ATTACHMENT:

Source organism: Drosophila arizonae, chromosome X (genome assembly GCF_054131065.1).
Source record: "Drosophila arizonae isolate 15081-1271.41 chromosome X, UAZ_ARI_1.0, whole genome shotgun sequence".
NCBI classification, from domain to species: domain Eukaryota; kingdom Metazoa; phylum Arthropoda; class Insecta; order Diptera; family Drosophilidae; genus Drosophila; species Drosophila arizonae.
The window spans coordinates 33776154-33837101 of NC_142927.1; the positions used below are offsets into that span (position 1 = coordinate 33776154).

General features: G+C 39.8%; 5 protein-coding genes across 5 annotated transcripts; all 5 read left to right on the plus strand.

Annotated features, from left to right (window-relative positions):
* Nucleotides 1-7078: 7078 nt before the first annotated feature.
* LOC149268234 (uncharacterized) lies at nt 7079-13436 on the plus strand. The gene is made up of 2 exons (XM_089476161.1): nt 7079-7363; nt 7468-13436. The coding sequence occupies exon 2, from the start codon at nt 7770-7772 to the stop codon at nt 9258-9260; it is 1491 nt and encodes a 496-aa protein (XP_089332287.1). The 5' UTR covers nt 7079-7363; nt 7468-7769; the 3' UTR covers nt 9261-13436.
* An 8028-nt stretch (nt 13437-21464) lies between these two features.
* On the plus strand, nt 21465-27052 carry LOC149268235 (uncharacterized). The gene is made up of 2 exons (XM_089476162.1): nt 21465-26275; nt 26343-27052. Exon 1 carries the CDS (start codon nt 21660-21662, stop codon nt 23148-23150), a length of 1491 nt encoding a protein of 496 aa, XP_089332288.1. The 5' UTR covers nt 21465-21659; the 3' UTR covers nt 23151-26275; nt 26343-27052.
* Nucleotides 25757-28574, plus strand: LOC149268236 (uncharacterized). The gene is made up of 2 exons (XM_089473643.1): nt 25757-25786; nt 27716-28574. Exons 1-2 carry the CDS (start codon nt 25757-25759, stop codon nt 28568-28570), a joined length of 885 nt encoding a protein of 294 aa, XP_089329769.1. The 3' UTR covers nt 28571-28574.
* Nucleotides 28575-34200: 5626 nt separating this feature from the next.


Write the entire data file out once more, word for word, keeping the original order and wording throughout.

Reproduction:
Source organism: Drosophila arizonae, chromosome X (genome assembly GCF_054131065.1).
Source record: "Drosophila arizonae isolate 15081-1271.41 chromosome X, UAZ_ARI_1.0, whole genome shotgun sequence".
NCBI classification, from domain to species: domain Eukaryota; kingdom Metazoa; phylum Arthropoda; class Insecta; order Diptera; family Drosophilidae; genus Drosophila; species Drosophila arizonae.
The window spans coordinates 33776154-33837101 of NC_142927.1; the positions used below are offsets into that span (position 1 = coordinate 33776154).

General features: G+C 39.8%; 5 protein-coding genes across 5 annotated transcripts; all 5 read left to right on the plus strand.

Annotated features, from left to right (window-relative positions):
* Nucleotides 1-7078: 7078 nt before the first annotated feature.
* LOC149268234 (uncharacterized) lies at nt 7079-13436 on the plus strand. The gene is made up of 2 exons (XM_089476161.1): nt 7079-7363; nt 7468-13436. The coding sequence occupies exon 2, from the start codon at nt 7770-7772 to the stop codon at nt 9258-9260; it is 1491 nt and encodes a 496-aa protein (XP_089332287.1). The 5' UTR covers nt 7079-7363; nt 7468-7769; the 3' UTR covers nt 9261-13436.
* An 8028-nt stretch (nt 13437-21464) lies between these two features.
* On the plus strand, nt 21465-27052 carry LOC149268235 (uncharacterized). The gene is made up of 2 exons (XM_089476162.1): nt 21465-26275; nt 26343-27052. Exon 1 carries the CDS (start codon nt 21660-21662, stop codon nt 23148-23150), a length of 1491 nt encoding a protein of 496 aa, XP_089332288.1. The 5' UTR covers nt 21465-21659; the 3' UTR covers nt 23151-26275; nt 26343-27052.
* Nucleotides 25757-28574, plus strand: LOC149268236 (uncharacterized). The gene is made up of 2 exons (XM_089473643.1): nt 25757-25786; nt 27716-28574. Exons 1-2 carry the CDS (start codon nt 25757-25759, stop codon nt 28568-28570), a joined length of 885 nt encoding a protein of 294 aa, XP_089329769.1. The 3' UTR covers nt 28571-28574.
* Nucleotides 28575-34200: 5626 nt separating this feature from the next.